An image showing the South Korean father of a Halloween crowd crush victim sitting for an interview with a local media outlet has been doctored to include portraits of two former North Korean leaders on the wall behind him. The photo prompted mocking comments from social users, some of whom appeared to believe it was genuine. AFP found the image had been merged with a 2016 photo captured by the Associated Press news agency.
"Scene of an interview," reads the Korean-language claim shared here on Naver Band, a South Korean social media platform, on January 19.
The image shows Lee Jong-chul, the leader of a group of family members of victims of a crowd crush in Seoul's Itaewon district on October 29, 2022. More than 150 were killed in the tragedy, most of them young people.
Screenshot of the misleading claim shared on Naver Band captured on January 19, 2023.
Bereaved family members of the Itaewon victims have demanded accountability from the South Korean government over what they claim was a botched response to the disaster.
But their activities have come under fire from some online users and far-right groups who suggest they are just seeking a larger payout or trying to subvert President Yoon Suk-yeol's administration, local media reported.
Some users commented on the posts to suggest the image was evidence Lee and other Itaewon families may be affiliated with the North Korean government.
"Has he gone mad, or was he always a Communist?," wrote one user.
"This man should be arrested and put in chains under the National Security Act," wrote another.
It may have originally been intended as satire after it was first posted on Ilbe, a far-right website known for sharing satirical and mocking content about politicians and figures prominently in the news.
The January 15 post included the tongue-in-cheek title, "A photo that doesn't look out of place."
Lee Jong-chul interview
A reverse image search on Google found that part of the doctored image showing Lee corresponds to a photo published in an interview with Lee Jong-chul by Newstapa, a South Korean investigative reporting organisation, on November 24, 2022.
The original photo published in the report shows Lee sitting in front of a multi-coloured sofa in a grey room without any portraits on the wall.
The photo's caption reads, "The father of Lee Ji-han, a victim of the Itaewon tragedy."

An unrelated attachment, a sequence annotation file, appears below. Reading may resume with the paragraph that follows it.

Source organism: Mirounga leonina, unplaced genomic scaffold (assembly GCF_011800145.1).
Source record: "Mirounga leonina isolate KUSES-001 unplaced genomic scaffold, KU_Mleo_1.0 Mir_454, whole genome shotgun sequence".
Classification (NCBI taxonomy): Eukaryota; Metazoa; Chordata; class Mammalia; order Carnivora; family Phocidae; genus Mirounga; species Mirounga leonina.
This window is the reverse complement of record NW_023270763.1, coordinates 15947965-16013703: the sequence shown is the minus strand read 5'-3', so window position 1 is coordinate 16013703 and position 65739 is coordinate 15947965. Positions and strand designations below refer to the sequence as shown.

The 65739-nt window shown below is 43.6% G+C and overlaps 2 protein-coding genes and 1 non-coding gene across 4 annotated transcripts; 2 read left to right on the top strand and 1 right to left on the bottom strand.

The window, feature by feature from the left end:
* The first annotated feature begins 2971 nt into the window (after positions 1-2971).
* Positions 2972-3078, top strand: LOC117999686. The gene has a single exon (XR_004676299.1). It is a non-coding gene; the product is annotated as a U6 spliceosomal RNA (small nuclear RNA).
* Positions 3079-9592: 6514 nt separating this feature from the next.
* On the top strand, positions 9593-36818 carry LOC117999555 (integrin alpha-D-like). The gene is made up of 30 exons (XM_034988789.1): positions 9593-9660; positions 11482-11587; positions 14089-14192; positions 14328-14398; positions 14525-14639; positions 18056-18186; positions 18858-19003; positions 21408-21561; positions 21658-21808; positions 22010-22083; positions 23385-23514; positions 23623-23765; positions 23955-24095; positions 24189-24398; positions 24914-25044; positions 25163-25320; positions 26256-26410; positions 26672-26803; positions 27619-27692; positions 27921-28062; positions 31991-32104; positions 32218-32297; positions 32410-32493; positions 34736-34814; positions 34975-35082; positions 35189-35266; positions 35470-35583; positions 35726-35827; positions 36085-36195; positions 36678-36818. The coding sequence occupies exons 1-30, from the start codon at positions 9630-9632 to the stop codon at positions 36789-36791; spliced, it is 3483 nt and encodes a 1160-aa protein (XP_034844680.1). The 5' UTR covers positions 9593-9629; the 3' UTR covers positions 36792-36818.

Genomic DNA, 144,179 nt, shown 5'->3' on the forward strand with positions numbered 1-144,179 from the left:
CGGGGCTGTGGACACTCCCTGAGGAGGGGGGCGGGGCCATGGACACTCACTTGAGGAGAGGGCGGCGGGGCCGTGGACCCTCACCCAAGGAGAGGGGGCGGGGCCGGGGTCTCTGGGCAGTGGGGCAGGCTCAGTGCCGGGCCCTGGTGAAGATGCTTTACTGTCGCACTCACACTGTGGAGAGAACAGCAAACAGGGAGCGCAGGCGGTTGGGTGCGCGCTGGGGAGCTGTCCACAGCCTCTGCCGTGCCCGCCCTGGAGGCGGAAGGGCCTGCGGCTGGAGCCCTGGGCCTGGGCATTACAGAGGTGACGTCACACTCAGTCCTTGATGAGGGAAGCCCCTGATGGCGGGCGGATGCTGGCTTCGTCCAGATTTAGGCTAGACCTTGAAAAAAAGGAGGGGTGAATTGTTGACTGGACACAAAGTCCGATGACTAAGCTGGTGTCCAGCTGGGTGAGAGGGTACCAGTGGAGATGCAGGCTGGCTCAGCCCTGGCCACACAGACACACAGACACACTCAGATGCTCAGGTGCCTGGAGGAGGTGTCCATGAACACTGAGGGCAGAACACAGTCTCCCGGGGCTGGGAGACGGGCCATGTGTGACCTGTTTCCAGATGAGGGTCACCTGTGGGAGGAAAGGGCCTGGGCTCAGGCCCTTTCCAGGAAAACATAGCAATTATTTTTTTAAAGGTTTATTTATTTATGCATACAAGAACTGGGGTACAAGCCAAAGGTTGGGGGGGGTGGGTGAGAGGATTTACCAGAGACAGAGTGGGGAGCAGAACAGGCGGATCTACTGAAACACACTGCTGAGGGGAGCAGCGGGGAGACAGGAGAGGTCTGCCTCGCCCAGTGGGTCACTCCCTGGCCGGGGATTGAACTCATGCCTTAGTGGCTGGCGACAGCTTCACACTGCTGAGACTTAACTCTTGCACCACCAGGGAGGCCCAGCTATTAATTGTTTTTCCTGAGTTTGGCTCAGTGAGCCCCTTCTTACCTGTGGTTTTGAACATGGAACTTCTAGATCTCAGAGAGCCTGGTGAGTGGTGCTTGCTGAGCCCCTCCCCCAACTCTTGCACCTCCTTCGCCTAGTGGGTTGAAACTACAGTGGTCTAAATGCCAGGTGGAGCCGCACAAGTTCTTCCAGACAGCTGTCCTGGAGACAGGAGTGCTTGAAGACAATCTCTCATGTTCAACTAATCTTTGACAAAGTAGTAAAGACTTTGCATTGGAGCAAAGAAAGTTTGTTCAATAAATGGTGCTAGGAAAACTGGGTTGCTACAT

Below is a screenshot comparison of the doctored photo shared on Naver Band (left) and the original photo of Lee published by Newstapa (right):
Screenshot comparison of the doctored photo shared on Naver Band (left) and the original photo of Lee published by Newstapa (right)
In the interview, Lee talks about what he called the government's dishonesty and evasiveness in taking responsibility for the tragedy as well as the personal attacks levelled against victims' families by people on and offline.
The scene corresponding to the photo can be seen in the full YouTube version of the Newstapa interview with Lee Jong-chul at its 19-minute, 19-second mark.
A wider view of the room in which the interview was conducted can be seen in the video's seven-second mark, which shows there were no portraits hung on the wall behind the couch.
A reverse image search on Google found the image of Lee was merged with an Associated Press photo of an interview with a former North Korean foreign minister on April 23, 2016.
The photo's caption reads, "Seated under portraits of former North Korean Leaders Kim Il Sung, left, and Kim Jong Il, North Korea's Foreign Minister Ri Su Yong answers questions during an interview, Saturday, April 23, 2016, at the country's Permanent Mission to the United Nations in New York. (AP Photo/Julie Jacobson)."
Below is a screenshot comparison of the doctored photo shared on Naver Band (left) and the original AP photo (right):
Screenshot comparison of the doctored photo shared on Naver Band (left) and the original AP photo of a former North Korean official (right)
In his first interview with a Western news organisation, Ri spoke to AP about the reasons behind North Korea's pursuit of nuclear weapons.
The portraits can also be seen at the two-second mark in AP's YouTube video of the interview.